“Look, don’t do that United deal,” Burr recalls Lorenzo saying. “We’ll buy People Express and it will be a great deal. You can be president of Texas Air and I’ll be chairman, and you can do all your ‘people’ things. The company will be about an $8 billion outfit and it should be big enough for both of us.”
The two started spending time together, meeting at Burr’s summer home on Martha’s Vineyard or at Lorenzo’s Nantucket house. Lorenzo agreed to make a bid for People.
Burr took Lorenzo’s proposal to his board. However, there was some dispute over exactly how much Lorenzo’s offer was worth. It was a cash and stock offering that a Morgan Stanley adviser valued at S7 or $7.50 a share. A Drexel analyst came up with a $9-a-share figure. And Lorenzo said it was more in the $10 to $1 1 range. But to sweeten the package, Lorenzo also threw in “an especially good deal” for the officers, Burr recalls.
“I thought this Texas Air deal was the best thing for us at the time,” said Burr. “But goddammit, this Morgan guy comes in at 5:00 A.M. when we’d been up all night meeting on the offer. And he says he can’t provide a fairness opinion on this one, because you can’t trust Frank Lorenzo.”
Burr was, as he admitted, “highly compromised” with the board at the time. The gap between him and his directors had widened to the point that the board had hired its own external legal counsel to protect themselves in their dealings with him. Then Burr got the rug pulled out from under him by another player. When Burr was asked what People’s cash situation was, he gave the board one figure, but executive vice-president for finance McAdoo contradicted him and said it was about half that. So the board said it would back the United offer for Frontier and reject Lorenzo. To make matters worse, the message was delivered to Lorenzo in the vein of “go to hell.” Burr felt. McAdoo left the airline soon after.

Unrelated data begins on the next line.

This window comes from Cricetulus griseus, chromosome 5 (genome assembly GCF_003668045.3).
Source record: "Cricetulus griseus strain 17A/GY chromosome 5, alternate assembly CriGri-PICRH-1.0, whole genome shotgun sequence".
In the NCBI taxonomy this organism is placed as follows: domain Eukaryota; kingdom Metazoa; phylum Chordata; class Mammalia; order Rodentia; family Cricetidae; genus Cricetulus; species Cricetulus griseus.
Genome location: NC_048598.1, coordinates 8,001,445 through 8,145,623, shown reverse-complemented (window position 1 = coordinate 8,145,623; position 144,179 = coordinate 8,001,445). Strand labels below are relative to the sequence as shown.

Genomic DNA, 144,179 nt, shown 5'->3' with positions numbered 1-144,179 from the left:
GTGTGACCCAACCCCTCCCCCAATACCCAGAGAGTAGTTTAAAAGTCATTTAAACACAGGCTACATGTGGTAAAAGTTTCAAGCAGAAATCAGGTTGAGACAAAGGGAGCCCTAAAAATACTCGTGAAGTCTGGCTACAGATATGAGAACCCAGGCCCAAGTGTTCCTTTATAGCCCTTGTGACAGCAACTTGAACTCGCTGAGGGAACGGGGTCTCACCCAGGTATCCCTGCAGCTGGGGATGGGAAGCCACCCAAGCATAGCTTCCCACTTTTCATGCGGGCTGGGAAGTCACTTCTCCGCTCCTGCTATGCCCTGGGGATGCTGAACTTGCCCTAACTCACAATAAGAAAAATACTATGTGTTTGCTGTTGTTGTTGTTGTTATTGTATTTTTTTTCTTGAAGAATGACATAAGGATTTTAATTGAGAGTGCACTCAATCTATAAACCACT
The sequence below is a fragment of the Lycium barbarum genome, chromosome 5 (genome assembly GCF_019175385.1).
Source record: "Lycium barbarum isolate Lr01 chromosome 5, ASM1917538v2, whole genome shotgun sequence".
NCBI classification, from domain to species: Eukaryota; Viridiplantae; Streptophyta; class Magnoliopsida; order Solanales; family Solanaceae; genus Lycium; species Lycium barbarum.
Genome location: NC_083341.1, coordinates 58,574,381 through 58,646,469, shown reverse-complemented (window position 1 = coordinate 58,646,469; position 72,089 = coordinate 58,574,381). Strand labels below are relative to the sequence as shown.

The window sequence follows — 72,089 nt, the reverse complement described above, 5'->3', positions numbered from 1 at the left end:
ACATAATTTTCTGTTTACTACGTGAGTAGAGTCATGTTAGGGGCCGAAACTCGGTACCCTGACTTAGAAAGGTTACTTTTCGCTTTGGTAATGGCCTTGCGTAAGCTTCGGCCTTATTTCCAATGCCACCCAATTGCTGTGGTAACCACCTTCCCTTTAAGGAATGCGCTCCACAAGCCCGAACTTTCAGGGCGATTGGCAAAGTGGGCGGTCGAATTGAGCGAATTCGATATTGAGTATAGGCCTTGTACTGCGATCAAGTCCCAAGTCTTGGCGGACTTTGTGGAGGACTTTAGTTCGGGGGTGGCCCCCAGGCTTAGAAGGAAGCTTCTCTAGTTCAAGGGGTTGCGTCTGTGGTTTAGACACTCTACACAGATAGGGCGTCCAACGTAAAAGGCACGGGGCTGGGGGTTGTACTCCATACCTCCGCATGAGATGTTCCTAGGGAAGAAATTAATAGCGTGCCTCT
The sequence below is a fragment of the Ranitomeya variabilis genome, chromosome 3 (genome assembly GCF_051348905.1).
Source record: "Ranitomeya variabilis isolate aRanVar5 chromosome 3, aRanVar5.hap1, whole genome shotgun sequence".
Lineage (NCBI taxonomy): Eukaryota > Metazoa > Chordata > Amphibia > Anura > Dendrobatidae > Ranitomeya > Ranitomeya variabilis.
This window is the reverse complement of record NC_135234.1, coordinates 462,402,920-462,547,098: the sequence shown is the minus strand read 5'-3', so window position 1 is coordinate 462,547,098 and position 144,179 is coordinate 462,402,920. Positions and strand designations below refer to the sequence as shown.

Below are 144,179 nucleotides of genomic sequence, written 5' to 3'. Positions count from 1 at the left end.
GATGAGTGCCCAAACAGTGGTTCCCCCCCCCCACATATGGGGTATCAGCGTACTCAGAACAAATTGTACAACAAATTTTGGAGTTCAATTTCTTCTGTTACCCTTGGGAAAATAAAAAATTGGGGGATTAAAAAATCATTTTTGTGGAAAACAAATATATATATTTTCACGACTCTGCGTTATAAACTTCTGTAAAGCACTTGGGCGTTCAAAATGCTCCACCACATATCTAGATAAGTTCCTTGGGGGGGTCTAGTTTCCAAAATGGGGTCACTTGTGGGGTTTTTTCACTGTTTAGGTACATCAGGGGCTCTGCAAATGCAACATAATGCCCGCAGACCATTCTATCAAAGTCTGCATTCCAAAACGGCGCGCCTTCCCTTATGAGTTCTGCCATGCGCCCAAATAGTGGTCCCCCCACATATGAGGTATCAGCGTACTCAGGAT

The United deal soon collapsed, too. Dick Ferris had second thoughts as he got a better picture of just how badly Frontier was bleeding. Ferris could pick up some of the assets he wanted, like Frontier’s 737s, without assuming the burden of the entire company.
By late August, the pilots union had made up Ferris’s mind for him. For the deal to be palatable to United, Frontier’s unions would have to agree to substantial wage cuts for several years, but the proposed pilot contract, and the subsequent merging of seniority lists, was subject to approval by United’s pilots. Still stewing over their own strike against United the previous year, the pilots rejected the deal.
Burr was right back where he had started, with Frontier still attached to People and still bleeding like an open wound, draining millions from his cash flow.
On August 24, Frontier Airlines ceased operations. On August 28, People Express announced that its Frontier Airlines subsidiary had filed in a Denver court for protection from creditors under Chapter 11 of the bankruptcy code. Burr angrily attacked what he called the “rigid and unrealistic” United pilots for torpedoing the deal that might have saved the airline.
Sometime that August, Burr got a long-distance call from Lorenzo, who was vacationing in the south of France with his family. “I guess you are having a little trouble with Frontier,” Lorenzo said. “Why don’t you come over to France and we’ll talk about it.”
Burr was grateful for the opening and he immediately said he’d be right over. As he was getting ready to leave, he got another call from Lorenzo, who said he was decamping from his rented house in Provence, where huge fires had been raging. But he was even more promising this time, almost nostalgically talking about the early days of his and Burr’s partnership. “You and I are a great team,” he said. “We’ll get together as soon as I get back.”